After seeing this article being retweeted on Twitter, I set right to writing a comment reply. However, when the reply started going beyond 600 words, I realised that not only would it probably not fit in the reply box, but it was worth writing my own blog about the topic and not completely overtaking the comment section of the article up!
The issue raised on Behind The Spin is one that I have been battling for a while now and this is a blog post that has long been on the back burner. It is that of teaching (or lack of) social media on PR courses at universities. The writer of the original article studies at Sunderland University, one of the first in the country to have a module on social media (and a good one by the sounds of it, giving that lectures are only ever planned out a few weeks in advance due to the ever changing nature of social media).
I study PR on the Leeds Metropolitan course. Now I intern at Wolfstar, a PR, social media and WOM agency. So you can understand why this topic is one I have a particular interest and involvement in.
Since my first year when my tutor (and editor of this site, Richard Bailey) encouraged us to set up our own blogs, I began to start thinking about building and maintaining my online profile and what this would mean for my future within this industry.
The PR course taught us much about theory, communication and even marketing, but there was and still is a huge gaping void in the social media department. It hasn’t been left out completely, but I do not think that a guest lecture everyone once in a while is really going to get PR students ready for the giant shake-up this industry is going through. As long as total emphasis on traditional media and AVEs is still being taught (despite being blasted at the European Summit ) PR students are not going to be ready to do this job or fight off the incredible amount of competition that affects every graduate.
For some employers, there has always been a ‘dark cloud’, if you will, around the idea of a PR degree. Some argue that it doesn’t really teach PR and only work experience is needed along with a ‘more academic’ degree. Indeed I have worked with and watched students in my class who do very little work and have poor attendance go on to make it through to the next year; something that a student studying subjects like English or Chemistry would not have been able to do. My colleague at Wolfstar, Jed Hallam, has even blogged about how a PR course is not needed to practice.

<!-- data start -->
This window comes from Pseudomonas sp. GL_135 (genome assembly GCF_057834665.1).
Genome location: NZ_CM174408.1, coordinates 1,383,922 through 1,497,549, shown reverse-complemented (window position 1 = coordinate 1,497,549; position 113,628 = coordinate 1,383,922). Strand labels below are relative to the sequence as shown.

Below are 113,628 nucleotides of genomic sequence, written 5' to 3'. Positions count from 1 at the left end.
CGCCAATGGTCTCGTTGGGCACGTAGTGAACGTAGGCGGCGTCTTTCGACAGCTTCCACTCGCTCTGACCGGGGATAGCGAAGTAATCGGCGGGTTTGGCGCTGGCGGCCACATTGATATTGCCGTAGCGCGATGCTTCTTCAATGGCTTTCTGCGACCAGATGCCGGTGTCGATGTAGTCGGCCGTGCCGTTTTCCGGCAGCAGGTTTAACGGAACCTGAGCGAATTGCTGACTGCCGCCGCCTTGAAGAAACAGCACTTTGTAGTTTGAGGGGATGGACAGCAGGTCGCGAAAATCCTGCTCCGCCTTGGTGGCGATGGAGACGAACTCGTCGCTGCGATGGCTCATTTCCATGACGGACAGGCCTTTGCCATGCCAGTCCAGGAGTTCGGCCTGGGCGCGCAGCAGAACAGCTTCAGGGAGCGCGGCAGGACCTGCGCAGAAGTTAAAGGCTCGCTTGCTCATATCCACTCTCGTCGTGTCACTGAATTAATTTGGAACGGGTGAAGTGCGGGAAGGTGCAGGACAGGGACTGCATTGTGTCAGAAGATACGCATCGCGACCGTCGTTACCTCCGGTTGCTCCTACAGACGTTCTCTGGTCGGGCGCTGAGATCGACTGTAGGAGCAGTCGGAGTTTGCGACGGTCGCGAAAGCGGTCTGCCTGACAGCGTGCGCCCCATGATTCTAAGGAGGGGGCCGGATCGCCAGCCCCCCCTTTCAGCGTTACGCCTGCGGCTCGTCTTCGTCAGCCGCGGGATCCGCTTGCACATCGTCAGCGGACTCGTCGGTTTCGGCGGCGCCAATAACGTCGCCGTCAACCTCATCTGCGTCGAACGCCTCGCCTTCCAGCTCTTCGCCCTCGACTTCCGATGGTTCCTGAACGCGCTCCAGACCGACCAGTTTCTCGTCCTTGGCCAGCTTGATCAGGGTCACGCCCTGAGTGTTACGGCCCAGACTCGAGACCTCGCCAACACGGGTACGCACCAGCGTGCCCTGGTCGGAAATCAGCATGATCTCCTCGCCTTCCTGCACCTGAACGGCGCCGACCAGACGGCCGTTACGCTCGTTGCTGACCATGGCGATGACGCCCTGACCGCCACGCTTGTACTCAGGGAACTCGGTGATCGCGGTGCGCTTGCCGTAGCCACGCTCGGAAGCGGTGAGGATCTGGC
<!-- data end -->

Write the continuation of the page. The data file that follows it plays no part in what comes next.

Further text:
Not teaching what will soon become a core skill of anyone working within PR (social media and online communication) is just another crutch keeping up the PR course. There is already evidence that social media is a skill dominated by PR practitioners, so it doesn’t make sense not the teach it. I have spoken to employees and managers of a few PR agencies now and the general feeling from most is that though they understand how hard it would be to integrate into the course, it is a skill that we need to know.
For my final year electives, I have a choice of several topics. I feel this is the perfect opportunity to give my current student year a boost in their knowledge and understanding of social media before they graduate. However, the subjects include ‘Celebrity and The Media’ reinforcing the PR image that many frown on our industry for.
I haven’t chosen my electives yet as I feel a little let down on the choices. I would love a module delving into the theory and mechanisms of how social media and its participants work, really looking into the theories behind human behaviour and how this is reflected in our choice of networks and brands online. A module that explained what the semantic web is and what it could mean for both the future of PR and the internet as a whole would be incredibly useful. Perhaps a module that touched on topics like search engine optimizations and basic HTML and web design; all useful skills to add to any PR practitioners CV.
These are all things that I take it upon myself to learn if university won’t teach me them, and I am lucky enough to work in an office that supports us and encourages us to build these skills. It still frustrates me though that my university won’t help me out nor will it enlighten others who have not had the work experience opportunities that I have had.
I would love to know how other PR students feel about this issue, and also how practitioners within the industry feel. How much do you value a PR course? What is your experience with working with/employing PR degree graduates? Should social media become a module, and what should it include?